News & Media

Research indicates promising TPP control for growers

Released on

Released on:
Friday, 2. February 2018 - 12:30

Signs are positive for future control options for the horticultural insect pest tomato potato psyllid (Bactericera cockerelli) as a result of research by the Department of Primary Industries and Regional Development.

In September 2017, the department commenced a nine month period of research to improve the understanding about tomato potato psyllid (TPP) control options and improve the capacity of growers to manage the pest.

Acting Chief Plant Biosecurity Officer Sonya Broughton said research activities undertaken to date included laboratory and glasshouse trials on the performance of insecticides and biological control agents on TPP.

“The glasshouse trials aim to determine the effectiveness of up to 14 insecticides and six biological control agents,” Dr Broughton said.

“Preliminary results from the glasshouse trials indicate that pymetrozine is not effective in controlling TPP while abamectin is very effective, which is in keeping with research results from New Zealand, where TPP has established,” she said.

“This could be due in part to the TPP biotype found in Western Australia being the same as that in New Zealand.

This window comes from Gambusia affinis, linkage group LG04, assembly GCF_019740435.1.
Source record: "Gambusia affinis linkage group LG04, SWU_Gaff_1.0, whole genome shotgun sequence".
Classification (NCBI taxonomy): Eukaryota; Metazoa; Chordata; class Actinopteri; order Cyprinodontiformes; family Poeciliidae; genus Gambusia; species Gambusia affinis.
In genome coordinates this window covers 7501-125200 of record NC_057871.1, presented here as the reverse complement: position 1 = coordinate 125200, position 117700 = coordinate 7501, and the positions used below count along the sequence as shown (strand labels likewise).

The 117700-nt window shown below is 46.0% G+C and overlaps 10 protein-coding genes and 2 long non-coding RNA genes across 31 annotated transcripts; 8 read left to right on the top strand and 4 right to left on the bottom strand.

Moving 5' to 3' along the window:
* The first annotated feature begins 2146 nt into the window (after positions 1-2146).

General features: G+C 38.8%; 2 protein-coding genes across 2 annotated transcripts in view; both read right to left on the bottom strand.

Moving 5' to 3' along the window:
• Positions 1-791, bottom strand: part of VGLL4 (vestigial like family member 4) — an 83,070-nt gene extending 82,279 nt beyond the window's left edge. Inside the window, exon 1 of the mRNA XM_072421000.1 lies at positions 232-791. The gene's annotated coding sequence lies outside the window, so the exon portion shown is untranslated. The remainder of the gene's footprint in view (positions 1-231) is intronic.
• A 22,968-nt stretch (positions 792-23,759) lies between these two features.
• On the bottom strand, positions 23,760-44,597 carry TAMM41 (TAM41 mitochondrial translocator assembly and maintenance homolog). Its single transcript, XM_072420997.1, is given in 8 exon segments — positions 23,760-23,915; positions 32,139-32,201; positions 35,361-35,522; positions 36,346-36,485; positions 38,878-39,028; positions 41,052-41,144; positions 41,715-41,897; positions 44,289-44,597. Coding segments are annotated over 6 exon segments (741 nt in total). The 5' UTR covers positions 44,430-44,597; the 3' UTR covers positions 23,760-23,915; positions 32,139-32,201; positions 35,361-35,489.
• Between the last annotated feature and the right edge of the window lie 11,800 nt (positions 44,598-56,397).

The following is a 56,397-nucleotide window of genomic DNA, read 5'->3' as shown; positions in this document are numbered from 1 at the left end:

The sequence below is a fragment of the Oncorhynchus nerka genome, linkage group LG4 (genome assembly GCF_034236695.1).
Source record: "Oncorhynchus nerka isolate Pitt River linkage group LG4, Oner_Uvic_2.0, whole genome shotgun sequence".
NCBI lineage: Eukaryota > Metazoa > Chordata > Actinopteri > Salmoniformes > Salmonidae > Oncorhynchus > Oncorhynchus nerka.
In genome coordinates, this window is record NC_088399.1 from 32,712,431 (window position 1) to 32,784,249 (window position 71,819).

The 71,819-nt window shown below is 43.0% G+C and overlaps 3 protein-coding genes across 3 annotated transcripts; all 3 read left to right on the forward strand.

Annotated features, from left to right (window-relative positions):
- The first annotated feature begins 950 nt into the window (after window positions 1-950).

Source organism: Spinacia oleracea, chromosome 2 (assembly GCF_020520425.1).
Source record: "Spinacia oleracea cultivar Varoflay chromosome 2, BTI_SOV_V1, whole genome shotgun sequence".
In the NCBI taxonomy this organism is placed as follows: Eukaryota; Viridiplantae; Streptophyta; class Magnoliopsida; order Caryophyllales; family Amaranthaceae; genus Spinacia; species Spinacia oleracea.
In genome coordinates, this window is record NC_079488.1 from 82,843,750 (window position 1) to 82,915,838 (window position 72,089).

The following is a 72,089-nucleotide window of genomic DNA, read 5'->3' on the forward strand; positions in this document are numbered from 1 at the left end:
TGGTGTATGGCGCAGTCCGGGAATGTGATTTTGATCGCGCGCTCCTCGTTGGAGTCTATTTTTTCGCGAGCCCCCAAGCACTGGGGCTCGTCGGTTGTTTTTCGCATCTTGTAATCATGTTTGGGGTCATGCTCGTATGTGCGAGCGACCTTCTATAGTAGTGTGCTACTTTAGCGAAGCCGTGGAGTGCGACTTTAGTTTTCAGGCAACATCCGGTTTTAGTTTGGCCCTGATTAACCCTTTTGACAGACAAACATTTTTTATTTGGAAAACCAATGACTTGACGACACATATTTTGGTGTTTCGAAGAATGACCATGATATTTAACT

“Cyantraniliprole, flocinamid and spirotetramat treatments were also effective.

“At the conclusion of the insecticide trials, we will determine whether the active ingredients for TPP control are registered for use in the crops they’re required for and if not, how we can address this.”

The six species of biological control agents being used in the integrated pest management aspect of the trial are all generalist predators.

“A ladybird species (Harmonia octomaculata) performed well in the laboratory whilst the mirid bug was most effective in controlling TPP in glasshouse trials,” Dr Broughton said.

“These results indicate more research is required to determine the most suitable biological control agents for TPP in different crops and growing conditions.”

At the completion of the research and development program in May 2018, research results from the complete insecticide and biological control trials will be published online and in industry publications. Industry information sessions will also be held.

Research and development led by the department is part of a nationally-agreed TPP transition to management plan which aims to develop the science, biosecurity and business systems to support growers and industry to manage TPP.

The plan is funded by Australian and state governments, and industry.

More information about the signs and symptoms of TPP, and control options, is available on the department website

1 Predatory insects on TPP_ladybird 11 DSC_7056
A ladybird feeds on tomato potato psyllid adults.
Predatory lacewing on TPP DSC_7112
Lacewing larva feed on tomato potato psyllid nymphs.

Media contactsJodie Thomson/Dionne Tindale, media liaison  +61 (0)8 9368 3937